A high-energy youth program led more than 20 years by Dr. Jey Kim, senior pastor of First Virginia Baptist Church of Springfield, Va. drew fourth graders through high-school age students and their parents. They worshipped and fellowshipped while younger children had their own day of camp activities.
For 18-year-old Amelia Oh, of Cherry Hill Baptist of Beavercreek, Ohio, it was a special time where she could visit with old friends, and she felt like she could be herself. In Ohio, the teenager lives in a mostly Caucasian community and is one of four Koreans in her senior class of 600. But she says she feels blessed to be in the minority because it makes her feel unique.
"People will sometimes say to me, 'Oh, you're different,'" she said with a laugh during the June 23-25 event. "They want to get to know me because I'm Korean. Better for me."
Oh, who has attended the program six times, says she always enjoys being with all the other "PKs" (pastors' kids) because it makes her realize she's not alone living in some "sub-divided universe."
"We live in our own little world. We're not 100 percent American, but we're not 100 percent Korean. We're Korean-American. We even have our own "Konglish" jokes," she said. Oh described "Konglish" as a game kids play by asking a question in English and answering it in Korean. For example, she asks, "Who's a celebrity that likes to carry luggage?" Answer: Actor Jim Carrey. Jim means luggage (as its pronounced not spelled) in Korean.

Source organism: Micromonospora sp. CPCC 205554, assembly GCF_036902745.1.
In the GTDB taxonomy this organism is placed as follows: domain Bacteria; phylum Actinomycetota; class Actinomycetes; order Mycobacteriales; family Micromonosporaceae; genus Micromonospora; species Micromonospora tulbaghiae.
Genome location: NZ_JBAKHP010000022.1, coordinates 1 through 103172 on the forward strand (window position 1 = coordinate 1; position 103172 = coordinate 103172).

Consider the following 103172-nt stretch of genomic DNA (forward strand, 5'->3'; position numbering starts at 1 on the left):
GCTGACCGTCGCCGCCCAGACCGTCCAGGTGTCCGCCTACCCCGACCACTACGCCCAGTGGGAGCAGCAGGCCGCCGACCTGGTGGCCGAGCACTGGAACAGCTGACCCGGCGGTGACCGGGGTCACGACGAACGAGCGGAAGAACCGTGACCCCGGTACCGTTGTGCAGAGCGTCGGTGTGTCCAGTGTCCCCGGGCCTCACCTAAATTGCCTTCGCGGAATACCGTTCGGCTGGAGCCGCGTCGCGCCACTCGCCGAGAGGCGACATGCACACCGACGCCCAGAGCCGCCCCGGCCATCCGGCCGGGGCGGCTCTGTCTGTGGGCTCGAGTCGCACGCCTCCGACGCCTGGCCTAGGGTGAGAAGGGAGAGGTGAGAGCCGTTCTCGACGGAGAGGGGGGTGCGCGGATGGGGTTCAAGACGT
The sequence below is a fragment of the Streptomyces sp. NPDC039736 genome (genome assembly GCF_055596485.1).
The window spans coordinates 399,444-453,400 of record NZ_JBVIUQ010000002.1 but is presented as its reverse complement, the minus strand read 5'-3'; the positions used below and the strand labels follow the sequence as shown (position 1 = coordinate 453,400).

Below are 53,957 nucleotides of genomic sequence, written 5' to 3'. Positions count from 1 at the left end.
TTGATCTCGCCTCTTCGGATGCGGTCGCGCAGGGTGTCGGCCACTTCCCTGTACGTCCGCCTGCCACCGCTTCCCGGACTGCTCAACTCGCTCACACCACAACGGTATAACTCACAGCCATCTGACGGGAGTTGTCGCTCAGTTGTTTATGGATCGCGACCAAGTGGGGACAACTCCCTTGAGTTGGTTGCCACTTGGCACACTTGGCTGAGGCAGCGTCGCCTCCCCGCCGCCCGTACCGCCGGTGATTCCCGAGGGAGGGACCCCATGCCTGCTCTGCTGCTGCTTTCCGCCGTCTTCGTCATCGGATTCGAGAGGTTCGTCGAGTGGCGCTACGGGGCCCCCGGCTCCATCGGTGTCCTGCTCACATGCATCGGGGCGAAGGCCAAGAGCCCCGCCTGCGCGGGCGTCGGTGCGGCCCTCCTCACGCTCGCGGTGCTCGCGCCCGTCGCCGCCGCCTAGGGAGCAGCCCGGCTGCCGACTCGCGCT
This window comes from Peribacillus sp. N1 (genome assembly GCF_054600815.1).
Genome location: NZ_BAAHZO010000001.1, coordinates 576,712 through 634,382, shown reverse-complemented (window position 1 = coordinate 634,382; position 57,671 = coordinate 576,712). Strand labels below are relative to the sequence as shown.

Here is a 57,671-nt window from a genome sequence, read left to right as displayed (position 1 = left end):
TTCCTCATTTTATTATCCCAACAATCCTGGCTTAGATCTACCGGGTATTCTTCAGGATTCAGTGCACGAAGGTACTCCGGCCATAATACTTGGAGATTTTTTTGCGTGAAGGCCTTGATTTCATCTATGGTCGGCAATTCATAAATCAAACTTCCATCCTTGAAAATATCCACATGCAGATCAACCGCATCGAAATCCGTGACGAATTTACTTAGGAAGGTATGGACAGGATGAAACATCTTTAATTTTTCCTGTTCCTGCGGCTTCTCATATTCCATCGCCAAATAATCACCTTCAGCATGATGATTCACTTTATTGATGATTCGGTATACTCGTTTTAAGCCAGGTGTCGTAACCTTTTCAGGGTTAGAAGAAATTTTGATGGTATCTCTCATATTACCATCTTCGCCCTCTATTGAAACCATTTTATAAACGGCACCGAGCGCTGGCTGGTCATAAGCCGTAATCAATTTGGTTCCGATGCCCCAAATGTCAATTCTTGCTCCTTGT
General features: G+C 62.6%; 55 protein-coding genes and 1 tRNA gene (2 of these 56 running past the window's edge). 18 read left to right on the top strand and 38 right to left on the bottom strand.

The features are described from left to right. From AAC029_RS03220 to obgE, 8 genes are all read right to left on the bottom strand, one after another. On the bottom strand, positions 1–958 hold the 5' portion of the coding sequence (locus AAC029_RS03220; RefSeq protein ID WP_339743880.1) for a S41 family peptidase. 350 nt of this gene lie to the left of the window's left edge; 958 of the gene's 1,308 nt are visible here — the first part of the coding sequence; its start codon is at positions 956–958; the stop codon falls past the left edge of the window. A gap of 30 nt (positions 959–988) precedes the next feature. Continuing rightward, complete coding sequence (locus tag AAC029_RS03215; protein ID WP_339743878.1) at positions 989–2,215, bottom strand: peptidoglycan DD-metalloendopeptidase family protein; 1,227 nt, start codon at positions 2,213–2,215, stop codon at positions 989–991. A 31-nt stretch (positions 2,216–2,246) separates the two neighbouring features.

While games like these are light-hearted, bridging two different cultures can present challenges to these young second-generation Koreans. Oh says she doesn't relate fully to her cousins in Korea or to her American friends, unless they are Korean-American.
"Coming here is so relaxing because we don't have to put up any walls and we can just be ourselves," Oh said, noting she has made close friends through the years at the annual event. Friends keep up with one another through social media and using a small group chat room.
Sam Aum, who has joined the program for five years, spoke and led a question-and-answer seminar during an evening youth service. Aum, 29, youth pastor of Hanuri Korean Baptist Church of Carrollton, Texas, responded to questions kids texted to him. Questions ranged from practical issues that teens may face to the spiritual. For example, one teen asked, "Why did God create man if He knew man would sin against him?"
On the closing night of the council's meeting, the youth and all other age groups presented their parents and other messengers with a "Broadway show type" celebration. Four students shared testimonies and eight college-bound students received $500 scholarships from the council's fund for pastors' children.
Sung Eun Choi, pastor of First Baptist Church, of Tacoma, Wash., said he always looks forward to the children's finale. Choi and his wife Sujin brought their children Crystal, 13, and Noah, 9. They joined other families in closing prayer with their children.
Laura Sikes writes for the North American Mission Board. Get Baptist Press headlines and breaking news on Twitter (@BaptistPress), Facebook (Facebook.com/BaptistPress) and in your email ( baptistpress.com/SubscribeBP.asp).
Copyright (c) 2014 Southern Baptist Convention, Baptist Press www.BPNews.net